Obesity link to economic freedom: study
A link exists between a country's economic freedom, fast-food purchases, and obesity, researchers say.
Their results fit New Zealand, among other countries, they said.
The World Health Organisation has used the study as another opportunity to call for governments to take action to "reverse the obesity epidemic by hindering the spread of ultra-processed foodstuffs".
The authors used data on the number of fast-food transactions per capita from 1999 to 2008 in 25 high-income countries and compared that with figures on body mass index (BMI) in the same countries over the same period.
A report of the study, published in the Bulletin of the World Health Organisation, said the work showed that countries adopting market-liberal policies had faster increases in both fast-food consumption and mean BMI.
The average number of fast-food transactions per capita per year increased for all 25 countries in the study, with the 10.1 transactions per capita increase in New Zealand the fourth highest.
Canada (16.6), Australia (14.7) and Ireland (12.3) had larger increases.
According to the OECD, New Zealand has the fourth-highest rate of obesity among members of the organisation, with 27.8 per cent of the population aged 15 and above rated as obese, based on BMI figures.
New Zealand was also ranked fifth in the 2014 index of economic freedom published by US think tank The Heritage Foundation.
The average number of annual fast-food transactions per capita for all countries in the study increased from 26.61 to 32.76, while the average BMI increased from 25.8 to 26.4.
A BMI of 30 or more is considered obese, while one of 25 or more is considered overweight.
The researchers - from the University of California Davis, Queen's University Belfast, and the University of Texas - calculated that each 1-unit increase in the average number of annual fast-food transactions per capita was associated with an increase of 0.0329 in BMI over the study period.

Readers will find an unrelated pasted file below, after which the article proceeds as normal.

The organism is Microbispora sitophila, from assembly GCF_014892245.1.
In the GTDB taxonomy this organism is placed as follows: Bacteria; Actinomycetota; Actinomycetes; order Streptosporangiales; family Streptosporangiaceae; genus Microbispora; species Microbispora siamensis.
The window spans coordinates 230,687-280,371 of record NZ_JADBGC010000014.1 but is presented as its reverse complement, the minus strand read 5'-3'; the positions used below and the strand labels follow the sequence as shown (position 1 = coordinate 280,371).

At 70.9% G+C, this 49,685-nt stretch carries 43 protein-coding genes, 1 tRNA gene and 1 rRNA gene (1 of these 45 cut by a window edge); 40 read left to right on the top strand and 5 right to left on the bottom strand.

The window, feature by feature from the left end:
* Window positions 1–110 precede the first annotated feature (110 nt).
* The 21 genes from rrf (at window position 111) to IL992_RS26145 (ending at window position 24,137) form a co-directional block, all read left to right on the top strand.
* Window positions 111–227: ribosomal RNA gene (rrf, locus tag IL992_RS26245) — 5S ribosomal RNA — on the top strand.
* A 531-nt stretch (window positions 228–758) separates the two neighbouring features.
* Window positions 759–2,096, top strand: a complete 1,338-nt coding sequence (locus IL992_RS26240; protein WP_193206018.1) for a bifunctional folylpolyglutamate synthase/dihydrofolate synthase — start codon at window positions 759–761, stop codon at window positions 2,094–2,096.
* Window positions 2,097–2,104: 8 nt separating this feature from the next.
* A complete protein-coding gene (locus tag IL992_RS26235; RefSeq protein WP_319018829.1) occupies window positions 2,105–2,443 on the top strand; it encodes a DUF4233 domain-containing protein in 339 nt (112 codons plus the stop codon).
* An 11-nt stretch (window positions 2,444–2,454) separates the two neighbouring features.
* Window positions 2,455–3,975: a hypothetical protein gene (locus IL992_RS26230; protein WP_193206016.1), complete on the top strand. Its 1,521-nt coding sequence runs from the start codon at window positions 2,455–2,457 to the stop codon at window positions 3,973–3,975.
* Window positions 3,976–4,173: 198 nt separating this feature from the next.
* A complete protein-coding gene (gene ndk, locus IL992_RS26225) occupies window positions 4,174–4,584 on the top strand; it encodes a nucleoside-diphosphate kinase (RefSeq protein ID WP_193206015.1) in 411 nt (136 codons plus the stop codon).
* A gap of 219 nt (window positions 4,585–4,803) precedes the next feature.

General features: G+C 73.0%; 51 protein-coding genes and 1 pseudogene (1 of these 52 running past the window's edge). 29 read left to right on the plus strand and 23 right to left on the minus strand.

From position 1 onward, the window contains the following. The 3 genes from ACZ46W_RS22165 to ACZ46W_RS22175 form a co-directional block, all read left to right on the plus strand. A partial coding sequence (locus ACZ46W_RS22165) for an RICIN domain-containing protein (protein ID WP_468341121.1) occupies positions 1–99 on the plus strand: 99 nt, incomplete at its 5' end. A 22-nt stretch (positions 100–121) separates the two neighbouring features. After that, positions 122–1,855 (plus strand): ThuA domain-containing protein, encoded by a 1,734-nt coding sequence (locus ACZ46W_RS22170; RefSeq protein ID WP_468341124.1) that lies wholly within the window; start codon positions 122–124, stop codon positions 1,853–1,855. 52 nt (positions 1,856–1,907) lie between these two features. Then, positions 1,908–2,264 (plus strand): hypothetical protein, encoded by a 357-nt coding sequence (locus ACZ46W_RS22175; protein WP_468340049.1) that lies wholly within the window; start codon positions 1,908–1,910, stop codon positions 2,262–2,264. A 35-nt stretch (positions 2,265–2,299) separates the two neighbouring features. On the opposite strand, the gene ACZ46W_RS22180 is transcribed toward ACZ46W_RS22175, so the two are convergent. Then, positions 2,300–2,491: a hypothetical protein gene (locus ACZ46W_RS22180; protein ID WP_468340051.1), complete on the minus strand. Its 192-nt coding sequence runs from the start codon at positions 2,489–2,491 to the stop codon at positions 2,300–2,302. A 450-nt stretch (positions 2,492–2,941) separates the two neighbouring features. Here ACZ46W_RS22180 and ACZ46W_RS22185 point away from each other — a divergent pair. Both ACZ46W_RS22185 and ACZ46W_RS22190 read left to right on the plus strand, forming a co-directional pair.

The cause of the link between fast-food purchases and obesity was less clear.
While soft drinks explained a small proportion of it, neither animal fats nor total calories seemed to be significant, the report said.
"This is puzzling. The fat and calories in fast-food meals are usually blamed for the unhealthful effect of fast food.
"Although we cannot exclude the possibility of measurement errors, factors other than calories and fat content may explain why fast food makes people fat," the report said.
"Researchers need to investigate, for example, the metabolic effects of long-term exposure to fast foods produced from the meat of animals fed on corn, kept in confinement and exposed to excessive fertilisation."
More research was also needed to study the effects of the degree of processing of food items and not just their nutrient and caloric content.
The findings had important implications for policy, the researchers said.
"In particular, they suggest that government regulations hindering the spread of fast-food consumption might help to mitigate the obesity epidemic."